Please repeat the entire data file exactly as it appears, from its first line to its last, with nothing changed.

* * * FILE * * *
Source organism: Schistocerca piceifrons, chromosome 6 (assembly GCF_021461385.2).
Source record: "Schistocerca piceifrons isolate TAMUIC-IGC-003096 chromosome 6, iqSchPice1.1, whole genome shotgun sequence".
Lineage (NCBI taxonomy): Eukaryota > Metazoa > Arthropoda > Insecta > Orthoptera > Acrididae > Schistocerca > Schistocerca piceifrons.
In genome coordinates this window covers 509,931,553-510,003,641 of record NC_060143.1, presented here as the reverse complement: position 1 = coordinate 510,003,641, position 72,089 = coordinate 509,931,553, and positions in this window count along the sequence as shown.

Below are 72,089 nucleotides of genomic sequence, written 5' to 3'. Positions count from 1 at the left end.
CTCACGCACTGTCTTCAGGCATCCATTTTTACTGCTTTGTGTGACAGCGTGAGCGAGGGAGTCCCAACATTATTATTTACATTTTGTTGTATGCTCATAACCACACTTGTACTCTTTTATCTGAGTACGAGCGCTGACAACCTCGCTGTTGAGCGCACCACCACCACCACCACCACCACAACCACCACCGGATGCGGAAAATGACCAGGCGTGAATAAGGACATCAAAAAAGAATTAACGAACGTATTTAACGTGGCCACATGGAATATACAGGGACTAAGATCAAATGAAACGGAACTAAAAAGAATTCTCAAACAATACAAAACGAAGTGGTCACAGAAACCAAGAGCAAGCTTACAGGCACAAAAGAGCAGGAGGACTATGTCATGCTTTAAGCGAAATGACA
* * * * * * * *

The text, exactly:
Source organism: Schistocerca piceifrons, chromosome 6 (assembly GCF_021461385.2).
Source record: "Schistocerca piceifrons isolate TAMUIC-IGC-003096 chromosome 6, iqSchPice1.1, whole genome shotgun sequence".
Lineage (NCBI taxonomy): Eukaryota > Metazoa > Arthropoda > Insecta > Orthoptera > Acrididae > Schistocerca > Schistocerca piceifrons.
In genome coordinates this window covers 509,931,553-510,003,641 of record NC_060143.1, presented here as the reverse complement: position 1 = coordinate 510,003,641, position 72,089 = coordinate 509,931,553, and positions in this window count along the sequence as shown.

Below are 72,089 nucleotides of genomic sequence, written 5' to 3'. Positions count from 1 at the left end.
CTCACGCACTGTCTTCAGGCATCCATTTTTACTGCTTTGTGTGACAGCGTGAGCGAGGGAGTCCCAACATTATTATTTACATTTTGTTGTATGCTCATAACCACACTTGTACTCTTTTATCTGAGTACGAGCGCTGACAACCTCGCTGTTGAGCGCACCACCACCACCACCACCACCACAACCACCACCGGATGCGGAAAATGACCAGGCGTGAATAAGGACATCAAAAAAGAATTAACGAACGTATTTAACGTGGCCACATGGAATATACAGGGACTAAGATCAAATGAAACGGAACTAAAAAGAATTCTCAAACAATACAAAACGAAGTGGTCACAGAAACCAAGAGCAAGCTTACAGGCACAAAAGAGCAGGAGGACTATGTCATGCTTTAAGCGAAATGACA